Plant Guide

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Sunny

Tibouchina urvilleana

Tibouchina urvilleana

glory bush, princess flower

Bushy shrub or small tree with rounded crown, reaching 3-5m tall. Rich purple flowers 5 to 7 cm across, emerging from reddish, hairy buds during late summer and autumn. Slightly hairy, oblong to ovate leaves, 5 to 10 cm long, with conspicuous veins. Reddish and hairy young stems. Native to Brazil. Frost tender when young. Tolerates light to medium frosts when established. Needs protection from strong winds. Synonyms: Tibouchina semidecandra and Lasiandra semidecandra.

trachelium-caeruleum

Trachelium caeruleum

thoatwort, blue throatwort

Herbaceous perennial originating from the Mediterranean region with toothed, oval leaves, and small purple, slightly scented flowers in domed clusters (8-15 cm wide) during summer. The common name alludes to the fact that the plant was thought to have medicinal powers and used as a gargle for sore throats.

Prefers a sunny position in any well-draining, fertile soil. Although Trachelium caeruleum prefers an average supply of moisture, it can handle quite dry conditions. Cut back after flowering. Self-seeds readily and flowers in its first year from seed. Usually pest and disease free. Lasts for about 2 weeks as a cut flower. Flowers are ready for picking when 1/4 to 1/3 of the florets are open. Tolerates light-medium frosts (to about -7 deg Celsius, zones 9-11). Often grown as an annual in colder climates. Suitable for coastal gardens.

In the photo Trachelium caeruleum is growing in a pot together with Agapanthus, resulting in a beautiful colour combination when both are flowering at the same time. Trachelium is also suitable for the flower border, and looks great in combination with either yellow (e.g. dahlias and yarrow) or red flowering plants (e.g. Rosa 'Flowercarpet red'). Great for bees and butterflies!

trachelospermum-jasminoides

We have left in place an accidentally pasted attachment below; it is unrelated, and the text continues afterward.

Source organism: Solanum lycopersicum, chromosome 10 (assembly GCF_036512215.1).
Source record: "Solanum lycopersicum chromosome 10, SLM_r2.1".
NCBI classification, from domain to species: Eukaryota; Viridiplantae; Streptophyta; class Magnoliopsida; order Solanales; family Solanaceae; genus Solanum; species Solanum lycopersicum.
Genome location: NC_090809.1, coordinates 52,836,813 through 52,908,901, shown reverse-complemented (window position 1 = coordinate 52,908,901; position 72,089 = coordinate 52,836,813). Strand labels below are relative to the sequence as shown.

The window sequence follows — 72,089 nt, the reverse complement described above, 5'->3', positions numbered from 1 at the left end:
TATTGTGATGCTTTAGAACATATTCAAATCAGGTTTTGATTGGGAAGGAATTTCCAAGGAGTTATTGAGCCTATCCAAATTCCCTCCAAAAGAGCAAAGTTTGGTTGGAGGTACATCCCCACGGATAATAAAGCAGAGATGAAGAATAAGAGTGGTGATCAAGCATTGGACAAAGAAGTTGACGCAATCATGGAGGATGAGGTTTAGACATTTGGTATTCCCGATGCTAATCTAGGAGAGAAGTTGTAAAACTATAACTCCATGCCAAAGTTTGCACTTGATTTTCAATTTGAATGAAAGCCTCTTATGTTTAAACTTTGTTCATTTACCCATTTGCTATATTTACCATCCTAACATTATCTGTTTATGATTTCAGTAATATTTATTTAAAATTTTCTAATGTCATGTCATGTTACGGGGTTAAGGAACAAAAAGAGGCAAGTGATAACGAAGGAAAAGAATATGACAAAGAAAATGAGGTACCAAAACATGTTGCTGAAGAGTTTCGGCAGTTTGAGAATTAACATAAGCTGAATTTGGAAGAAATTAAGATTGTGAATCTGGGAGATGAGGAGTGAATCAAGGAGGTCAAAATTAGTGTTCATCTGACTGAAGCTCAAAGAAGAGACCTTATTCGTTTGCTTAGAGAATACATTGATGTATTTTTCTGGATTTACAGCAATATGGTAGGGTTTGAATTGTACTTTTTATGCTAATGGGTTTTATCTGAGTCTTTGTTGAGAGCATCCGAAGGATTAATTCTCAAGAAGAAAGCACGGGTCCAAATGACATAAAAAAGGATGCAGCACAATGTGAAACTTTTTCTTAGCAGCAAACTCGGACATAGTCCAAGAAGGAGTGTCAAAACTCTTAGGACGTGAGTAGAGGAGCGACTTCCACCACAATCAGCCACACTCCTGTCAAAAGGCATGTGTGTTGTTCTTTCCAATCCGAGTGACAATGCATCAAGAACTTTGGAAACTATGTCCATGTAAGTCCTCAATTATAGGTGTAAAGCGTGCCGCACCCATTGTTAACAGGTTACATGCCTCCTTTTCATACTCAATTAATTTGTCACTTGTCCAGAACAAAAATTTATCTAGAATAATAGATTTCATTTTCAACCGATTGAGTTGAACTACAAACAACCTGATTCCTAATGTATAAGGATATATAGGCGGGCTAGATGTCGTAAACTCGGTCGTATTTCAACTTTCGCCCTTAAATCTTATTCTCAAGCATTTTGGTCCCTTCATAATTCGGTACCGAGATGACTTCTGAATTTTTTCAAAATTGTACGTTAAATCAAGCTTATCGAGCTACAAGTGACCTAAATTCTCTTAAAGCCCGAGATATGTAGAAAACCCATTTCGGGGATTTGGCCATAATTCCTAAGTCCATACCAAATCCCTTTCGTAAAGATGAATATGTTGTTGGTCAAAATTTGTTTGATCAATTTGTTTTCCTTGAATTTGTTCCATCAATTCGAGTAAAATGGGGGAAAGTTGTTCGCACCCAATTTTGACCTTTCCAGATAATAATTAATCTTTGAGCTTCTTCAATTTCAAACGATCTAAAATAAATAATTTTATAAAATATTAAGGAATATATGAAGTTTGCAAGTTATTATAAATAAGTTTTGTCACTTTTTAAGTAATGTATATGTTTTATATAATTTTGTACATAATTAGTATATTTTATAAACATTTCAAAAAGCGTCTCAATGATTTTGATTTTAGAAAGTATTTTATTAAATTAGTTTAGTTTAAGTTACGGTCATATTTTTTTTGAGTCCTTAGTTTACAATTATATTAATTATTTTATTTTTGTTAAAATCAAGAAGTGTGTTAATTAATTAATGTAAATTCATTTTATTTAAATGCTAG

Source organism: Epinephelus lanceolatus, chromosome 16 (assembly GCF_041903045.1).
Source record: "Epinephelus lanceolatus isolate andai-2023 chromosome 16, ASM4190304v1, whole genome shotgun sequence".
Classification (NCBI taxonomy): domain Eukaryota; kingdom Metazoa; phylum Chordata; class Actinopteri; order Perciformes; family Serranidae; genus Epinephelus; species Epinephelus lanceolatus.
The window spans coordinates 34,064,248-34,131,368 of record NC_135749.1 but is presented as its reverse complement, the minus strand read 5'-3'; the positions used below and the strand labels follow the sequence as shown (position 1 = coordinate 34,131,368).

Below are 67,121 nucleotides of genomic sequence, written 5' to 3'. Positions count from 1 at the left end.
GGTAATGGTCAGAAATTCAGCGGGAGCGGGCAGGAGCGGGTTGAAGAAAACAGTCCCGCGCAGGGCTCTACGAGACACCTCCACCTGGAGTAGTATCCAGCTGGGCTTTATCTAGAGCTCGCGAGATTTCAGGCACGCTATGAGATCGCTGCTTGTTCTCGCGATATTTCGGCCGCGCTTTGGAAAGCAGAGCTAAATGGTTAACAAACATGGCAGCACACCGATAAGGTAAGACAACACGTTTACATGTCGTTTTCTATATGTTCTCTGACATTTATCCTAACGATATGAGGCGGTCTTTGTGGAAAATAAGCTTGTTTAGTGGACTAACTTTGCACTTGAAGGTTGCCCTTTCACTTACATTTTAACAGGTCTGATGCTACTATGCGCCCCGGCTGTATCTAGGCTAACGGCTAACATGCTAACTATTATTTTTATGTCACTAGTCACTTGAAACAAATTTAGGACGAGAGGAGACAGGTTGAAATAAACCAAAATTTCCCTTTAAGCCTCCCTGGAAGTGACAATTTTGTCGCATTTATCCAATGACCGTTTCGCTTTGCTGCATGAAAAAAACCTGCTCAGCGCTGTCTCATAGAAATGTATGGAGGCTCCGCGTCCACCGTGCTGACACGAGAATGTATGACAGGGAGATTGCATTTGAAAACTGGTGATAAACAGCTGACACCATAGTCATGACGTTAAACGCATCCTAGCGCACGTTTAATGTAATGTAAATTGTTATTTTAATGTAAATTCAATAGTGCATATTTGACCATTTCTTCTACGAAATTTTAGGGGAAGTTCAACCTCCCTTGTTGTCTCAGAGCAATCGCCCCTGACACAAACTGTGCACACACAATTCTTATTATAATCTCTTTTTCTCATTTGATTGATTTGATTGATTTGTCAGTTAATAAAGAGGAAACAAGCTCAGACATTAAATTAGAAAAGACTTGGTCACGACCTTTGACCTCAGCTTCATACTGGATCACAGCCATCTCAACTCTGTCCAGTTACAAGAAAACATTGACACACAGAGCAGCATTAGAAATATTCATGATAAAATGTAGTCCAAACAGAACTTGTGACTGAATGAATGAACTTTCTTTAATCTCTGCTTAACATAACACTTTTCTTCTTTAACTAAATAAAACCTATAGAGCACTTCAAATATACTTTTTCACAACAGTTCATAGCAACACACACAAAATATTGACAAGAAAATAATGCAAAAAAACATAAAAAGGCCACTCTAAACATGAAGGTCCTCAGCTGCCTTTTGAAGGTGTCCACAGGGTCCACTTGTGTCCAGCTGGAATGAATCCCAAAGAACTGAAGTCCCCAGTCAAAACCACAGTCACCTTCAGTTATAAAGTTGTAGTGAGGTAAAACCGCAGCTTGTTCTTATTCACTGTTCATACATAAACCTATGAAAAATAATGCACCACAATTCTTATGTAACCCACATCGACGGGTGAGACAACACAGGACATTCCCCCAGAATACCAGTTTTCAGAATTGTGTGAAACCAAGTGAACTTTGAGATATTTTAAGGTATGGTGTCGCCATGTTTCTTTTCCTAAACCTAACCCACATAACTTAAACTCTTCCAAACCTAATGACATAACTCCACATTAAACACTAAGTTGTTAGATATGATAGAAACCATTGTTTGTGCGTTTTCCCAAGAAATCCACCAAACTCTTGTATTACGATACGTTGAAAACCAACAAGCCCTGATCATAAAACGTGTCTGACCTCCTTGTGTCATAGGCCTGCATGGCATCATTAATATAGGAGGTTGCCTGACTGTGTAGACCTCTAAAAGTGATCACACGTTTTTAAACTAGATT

Trachelospermum jasminoides

star jasmine, confederate jasmine, trader's compass

Evergreen, self-twining climber, native to eastern and southeastern Asia. Oval to lanceolate, glossy dark green leaves, 4-10 cm long, 2-4 cm wide, arranged in pairs. Some of the leaves turn bronze or dark to bright red in winter.  Flowering during late spring and summer with clusters of very fragrant, white, pinwheel-shaped flowers to 2 cm across.

Synonym: Rynchospermum jasminoides.

Plant in any well-drained soil. Flowers best in full sun, but copes well with partial or even deep shade.Tolerates relatively dry conditions once established. Suitable for exposed, coastal areas. Generally free from serious pests and diseases.Tolerates moderate frosts to about -120C. 

Versatile plant with intensely perfumed flowers that smother the plant from late spring. Climbs happily against support structures, and can be espaliered. Will not cling to masonry walls. Suitable as a ground cover, but may need regular pruning to maintain a tidy look. Also when growing Trachelospermum jasminoides as a climber, a yearly prune is recommended to keep the plant bushy. Also suitable as an indoor plant.

tropaeolum-majus

Tropaeolum majus

nasturtium, garden nasturtium, Indian cress

Annual trailing plant, native to South America. Rounded to kidney-shaped, light to mid green leaves with wavy margins and long petioles attached to the middle of the leaf blades. Flowering throughout summer with bright yellow, red, orange, or bi-colored, 4-6 cm wide flowers, produced in the leaf axils. Flower corolla with three large and two smaller petals, and a 2-4 cm long spur at the base. The edible flowers, leaves and seeds have a peppery taste. Although Tropaeolum majus is not difficult to keep under control in garden situations, in the wild it has become invasive in several parts of the world.

Prefers a position in partial shade or full sun with some afternoon shade. Flowering is best in soils with a low to moderate fertility. Very easy to grow from seed, planted after the last frost in spring. Spreads by self-seeding. Stems tend to trail along the ground, but when they reach other plants or a structure of some sort, they will happily climb upwards. Leaves are frost-sensitive.